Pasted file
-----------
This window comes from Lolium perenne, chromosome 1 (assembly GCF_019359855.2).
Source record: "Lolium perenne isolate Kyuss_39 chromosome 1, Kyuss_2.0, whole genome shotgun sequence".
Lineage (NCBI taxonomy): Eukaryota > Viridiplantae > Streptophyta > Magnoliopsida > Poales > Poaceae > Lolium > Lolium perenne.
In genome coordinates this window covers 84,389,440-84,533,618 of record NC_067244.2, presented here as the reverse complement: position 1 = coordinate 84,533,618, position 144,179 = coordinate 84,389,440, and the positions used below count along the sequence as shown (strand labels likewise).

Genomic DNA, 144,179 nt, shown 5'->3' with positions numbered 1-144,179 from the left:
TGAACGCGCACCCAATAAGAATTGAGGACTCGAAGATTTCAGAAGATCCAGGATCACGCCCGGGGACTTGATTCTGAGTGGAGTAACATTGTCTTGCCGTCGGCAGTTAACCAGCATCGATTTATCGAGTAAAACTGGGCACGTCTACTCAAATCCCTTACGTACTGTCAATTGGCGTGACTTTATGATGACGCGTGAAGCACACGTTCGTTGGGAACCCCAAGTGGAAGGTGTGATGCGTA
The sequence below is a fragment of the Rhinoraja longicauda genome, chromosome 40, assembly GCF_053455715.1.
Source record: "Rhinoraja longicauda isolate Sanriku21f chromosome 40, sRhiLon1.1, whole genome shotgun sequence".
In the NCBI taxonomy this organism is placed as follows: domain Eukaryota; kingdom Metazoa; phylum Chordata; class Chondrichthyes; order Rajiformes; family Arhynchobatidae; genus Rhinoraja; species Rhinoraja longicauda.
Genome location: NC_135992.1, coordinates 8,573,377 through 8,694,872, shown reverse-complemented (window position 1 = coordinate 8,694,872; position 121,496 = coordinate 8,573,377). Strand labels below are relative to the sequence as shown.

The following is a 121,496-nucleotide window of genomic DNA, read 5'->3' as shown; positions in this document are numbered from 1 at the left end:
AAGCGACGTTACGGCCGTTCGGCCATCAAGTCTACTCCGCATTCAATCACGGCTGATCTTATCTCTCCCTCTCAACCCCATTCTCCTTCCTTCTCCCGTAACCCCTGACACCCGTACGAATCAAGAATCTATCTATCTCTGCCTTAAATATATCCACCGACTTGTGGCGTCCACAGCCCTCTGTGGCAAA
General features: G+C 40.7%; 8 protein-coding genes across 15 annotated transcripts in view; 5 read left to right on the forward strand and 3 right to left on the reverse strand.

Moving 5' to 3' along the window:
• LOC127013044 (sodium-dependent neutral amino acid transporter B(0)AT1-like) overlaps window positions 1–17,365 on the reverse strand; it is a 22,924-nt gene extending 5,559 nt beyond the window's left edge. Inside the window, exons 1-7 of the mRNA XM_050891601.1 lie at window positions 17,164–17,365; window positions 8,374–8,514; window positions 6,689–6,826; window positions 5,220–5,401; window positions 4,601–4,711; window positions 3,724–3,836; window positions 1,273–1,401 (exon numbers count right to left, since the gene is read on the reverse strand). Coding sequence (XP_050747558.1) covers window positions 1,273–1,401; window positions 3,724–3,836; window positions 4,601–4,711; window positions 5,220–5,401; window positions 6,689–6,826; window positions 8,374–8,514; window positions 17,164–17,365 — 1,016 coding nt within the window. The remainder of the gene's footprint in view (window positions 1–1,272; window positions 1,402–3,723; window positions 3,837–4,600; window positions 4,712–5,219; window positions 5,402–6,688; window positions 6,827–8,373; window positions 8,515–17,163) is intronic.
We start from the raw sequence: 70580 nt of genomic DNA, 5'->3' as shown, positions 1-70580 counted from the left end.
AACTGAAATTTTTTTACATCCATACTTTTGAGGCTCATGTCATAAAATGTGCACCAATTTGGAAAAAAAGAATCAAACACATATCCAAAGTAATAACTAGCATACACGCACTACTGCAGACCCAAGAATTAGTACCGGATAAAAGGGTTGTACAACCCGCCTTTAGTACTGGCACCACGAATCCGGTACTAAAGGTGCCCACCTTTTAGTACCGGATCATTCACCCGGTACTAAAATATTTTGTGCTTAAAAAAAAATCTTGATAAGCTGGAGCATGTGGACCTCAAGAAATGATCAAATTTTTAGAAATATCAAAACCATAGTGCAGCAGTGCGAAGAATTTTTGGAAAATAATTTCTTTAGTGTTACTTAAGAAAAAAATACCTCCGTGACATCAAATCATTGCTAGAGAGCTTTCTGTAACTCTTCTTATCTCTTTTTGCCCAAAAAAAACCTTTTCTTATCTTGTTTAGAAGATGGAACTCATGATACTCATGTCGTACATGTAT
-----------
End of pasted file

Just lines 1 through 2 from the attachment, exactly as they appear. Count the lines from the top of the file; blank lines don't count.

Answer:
This window comes from Lolium perenne, chromosome 1 (assembly GCF_019359855.2).
Source record: "Lolium perenne isolate Kyuss_39 chromosome 1, Kyuss_2.0, whole genome shotgun sequence".